Course Schedule

To view the Spring 2017 Class Schedule, click here.

The courses below are those offered for the term. (To view the course description, class dates & times, touch on accordion tab by the title.)

  • Global Security Studies courses also count toward the requirements for the Science, Technology, and International Security certificate. To view Global Security Studies courses offered for the Spring 2017 term, click here.
  • Science, Technology, and International Security students may also enroll in 430.601 – Geographic Information Systems and 430.602 – Remote Sensing: Earth Observing Systems and Applications for credit, with instructor permission. For more information, please visit the Geographic Information Systems Course Schedule page.

State-specific Information for Online Programs

Note: Students should be aware of state-specific information for online programs. For more information, please contact an admissions representative.

  • Online Courses

    406.681.81 - Technology of Weapons of Mass Destruction

    $3673

    Charles Blair

    Online 8/28 - 12/16

    Students gain the foundational knowledge behind WMD (both weapons of mass destruction and weapons of mass disruption) and about how these weapons threaten U.S. homeland security. Weapons of mass destruction traditionally include nuclear, biological, and chemical weapons, while weapons of mass disruption include radiological weapons, such as "dirty bombs." In addition, the course covers the technology behind three WMD delivery vehicles: ballistic missiles, cruise missiles, and unmanned aerial vehicles. In assessing each WMD threat, the course first examines the science and technology for each type of weapon and then applies this theory to real world threats emanating from state and non-state actors. Students apply this knowledge by engaging in red team exercises to identify options for preventing and reducing vulnerabilities from WMD. Please note that students do not have to have prior technical knowledge about WMD issues to succeed in this course.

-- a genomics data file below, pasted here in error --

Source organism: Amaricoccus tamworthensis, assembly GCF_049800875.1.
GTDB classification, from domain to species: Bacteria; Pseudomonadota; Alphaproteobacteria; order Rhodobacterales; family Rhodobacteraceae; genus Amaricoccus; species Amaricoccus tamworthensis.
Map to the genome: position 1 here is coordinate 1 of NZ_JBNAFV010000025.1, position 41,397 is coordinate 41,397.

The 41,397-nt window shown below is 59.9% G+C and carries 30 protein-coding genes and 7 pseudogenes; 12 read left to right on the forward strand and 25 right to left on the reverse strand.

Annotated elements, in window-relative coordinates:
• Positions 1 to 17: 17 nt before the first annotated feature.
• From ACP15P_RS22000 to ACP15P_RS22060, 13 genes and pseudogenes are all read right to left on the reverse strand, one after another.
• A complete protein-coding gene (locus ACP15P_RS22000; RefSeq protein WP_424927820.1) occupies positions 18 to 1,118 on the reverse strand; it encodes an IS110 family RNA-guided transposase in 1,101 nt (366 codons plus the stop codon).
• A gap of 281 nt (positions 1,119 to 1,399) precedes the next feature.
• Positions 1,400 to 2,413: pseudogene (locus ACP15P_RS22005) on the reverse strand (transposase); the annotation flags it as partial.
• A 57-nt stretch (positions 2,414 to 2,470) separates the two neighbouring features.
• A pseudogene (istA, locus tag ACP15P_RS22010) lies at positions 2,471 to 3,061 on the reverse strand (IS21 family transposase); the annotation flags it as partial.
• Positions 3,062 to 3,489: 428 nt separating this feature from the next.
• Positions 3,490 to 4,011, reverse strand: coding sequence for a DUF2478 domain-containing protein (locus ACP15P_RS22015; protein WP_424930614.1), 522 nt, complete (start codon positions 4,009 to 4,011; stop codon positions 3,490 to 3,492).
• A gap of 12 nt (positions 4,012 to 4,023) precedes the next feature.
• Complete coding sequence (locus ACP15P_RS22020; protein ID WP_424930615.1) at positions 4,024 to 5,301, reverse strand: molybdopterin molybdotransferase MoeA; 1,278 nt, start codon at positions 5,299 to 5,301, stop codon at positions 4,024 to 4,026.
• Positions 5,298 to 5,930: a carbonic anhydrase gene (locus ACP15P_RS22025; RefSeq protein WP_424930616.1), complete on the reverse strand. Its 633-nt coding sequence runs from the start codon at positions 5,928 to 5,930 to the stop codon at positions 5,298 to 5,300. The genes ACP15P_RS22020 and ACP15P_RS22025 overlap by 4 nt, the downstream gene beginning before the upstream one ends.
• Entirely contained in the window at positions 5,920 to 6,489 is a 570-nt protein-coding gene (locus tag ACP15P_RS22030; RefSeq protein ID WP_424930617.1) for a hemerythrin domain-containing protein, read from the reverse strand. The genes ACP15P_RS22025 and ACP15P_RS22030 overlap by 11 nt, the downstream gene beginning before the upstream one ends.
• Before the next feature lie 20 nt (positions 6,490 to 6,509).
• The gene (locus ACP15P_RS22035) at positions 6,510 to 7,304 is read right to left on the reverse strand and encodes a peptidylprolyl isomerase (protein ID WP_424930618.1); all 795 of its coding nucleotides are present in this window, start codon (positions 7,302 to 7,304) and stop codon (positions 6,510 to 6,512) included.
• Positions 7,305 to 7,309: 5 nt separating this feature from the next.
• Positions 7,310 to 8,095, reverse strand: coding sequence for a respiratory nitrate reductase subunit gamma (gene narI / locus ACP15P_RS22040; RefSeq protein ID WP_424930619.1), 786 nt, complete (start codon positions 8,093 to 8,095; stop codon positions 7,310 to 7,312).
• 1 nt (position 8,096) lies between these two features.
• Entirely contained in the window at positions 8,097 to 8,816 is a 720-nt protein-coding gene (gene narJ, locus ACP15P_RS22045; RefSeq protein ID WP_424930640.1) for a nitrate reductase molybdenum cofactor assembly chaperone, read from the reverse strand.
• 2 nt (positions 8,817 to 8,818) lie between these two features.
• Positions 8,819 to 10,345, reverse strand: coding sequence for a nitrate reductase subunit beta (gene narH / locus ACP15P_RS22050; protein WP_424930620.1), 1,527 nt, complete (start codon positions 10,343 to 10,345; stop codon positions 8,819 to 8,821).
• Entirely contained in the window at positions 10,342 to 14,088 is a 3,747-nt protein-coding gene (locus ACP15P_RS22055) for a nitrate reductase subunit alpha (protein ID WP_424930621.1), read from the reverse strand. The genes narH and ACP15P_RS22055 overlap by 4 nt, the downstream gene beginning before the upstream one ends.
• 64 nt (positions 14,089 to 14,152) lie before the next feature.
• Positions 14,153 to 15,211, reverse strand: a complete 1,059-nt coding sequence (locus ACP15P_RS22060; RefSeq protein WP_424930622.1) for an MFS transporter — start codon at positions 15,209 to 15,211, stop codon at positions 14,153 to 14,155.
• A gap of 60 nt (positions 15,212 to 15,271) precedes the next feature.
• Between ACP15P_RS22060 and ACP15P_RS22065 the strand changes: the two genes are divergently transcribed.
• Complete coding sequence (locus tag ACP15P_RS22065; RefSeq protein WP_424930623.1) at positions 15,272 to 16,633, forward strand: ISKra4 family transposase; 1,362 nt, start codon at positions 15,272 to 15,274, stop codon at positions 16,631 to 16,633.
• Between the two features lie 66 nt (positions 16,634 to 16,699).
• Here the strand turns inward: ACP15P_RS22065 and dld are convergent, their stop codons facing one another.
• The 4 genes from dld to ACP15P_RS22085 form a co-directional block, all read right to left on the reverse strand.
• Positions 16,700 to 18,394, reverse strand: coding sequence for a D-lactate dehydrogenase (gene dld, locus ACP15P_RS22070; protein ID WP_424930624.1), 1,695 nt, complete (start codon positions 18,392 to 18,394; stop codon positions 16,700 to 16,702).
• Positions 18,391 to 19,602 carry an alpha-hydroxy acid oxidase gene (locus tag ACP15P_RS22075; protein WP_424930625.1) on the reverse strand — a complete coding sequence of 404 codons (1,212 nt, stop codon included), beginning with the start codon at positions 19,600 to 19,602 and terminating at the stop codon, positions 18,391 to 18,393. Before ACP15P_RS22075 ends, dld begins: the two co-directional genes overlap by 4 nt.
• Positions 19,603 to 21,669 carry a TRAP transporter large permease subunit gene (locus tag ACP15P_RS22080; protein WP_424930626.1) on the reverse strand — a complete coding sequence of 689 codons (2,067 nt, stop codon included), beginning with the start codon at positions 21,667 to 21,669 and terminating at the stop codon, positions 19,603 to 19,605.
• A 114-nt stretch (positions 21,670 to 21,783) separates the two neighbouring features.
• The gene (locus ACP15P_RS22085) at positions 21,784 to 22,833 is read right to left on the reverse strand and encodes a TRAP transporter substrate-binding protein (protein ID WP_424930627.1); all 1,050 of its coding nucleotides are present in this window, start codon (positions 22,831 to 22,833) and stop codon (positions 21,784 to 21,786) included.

Technology Fee: $175.00

  • Online Courses (Cross-Listed)

    470.603.81 - Introduction to Global Security Studies

    $3783

    Kimberley Thachuk

    Online 6:00 - 8:45; 8/28 - 12/16

    This course introduces students to the basic concepts of global security studies, including theories of international relations, perception and misperception, theories of foreign policy, the varying concepts of security, and the elements of national power. It also includes a brief introduction to social movement theory. It applies these conceptual tools to selected security issues such as terrorism, climate change, and the causes of war.

    Technology Fee: $175.00

    470.620.81 - Introduction to Intelligence in the Five Eyes Community

    $3783

    David Murray

    Online 6:00 - 8:45; 8/28 - 12/16

    This course provides students with an overview of intelligence structures within the Five Eyes community (US, UK, Canada, Australia, New Zealand). It covers both foreign and domestic agencies, be they civilian, military or police; HUMINT or SIGINT- enabled; security-intelligence or foreign-intelligence oriented; and tactically or strategically-focused. The course will compare how the various Five Eyes security or intelligence services set priorities and objectives, define national interests (versus shared requirements), develop tactical intelligence, create actionable insights, and how they craft timely and relevant assessments for both domestic and foreign partners. Students are expected to be able to draw conclusions on the value of different types of intelligence, from tactical operations intended to mitigate threat to life cases, to strategic insights relating to proliferation or espionage cases. Upon completing the course, students will understand the dynamics that exist amongst operators and analysts, as well as partners within and outside of the alliance, between domestic intelligence clients and foreign agencies, in regards to sensitive national interests and those of the international partnership.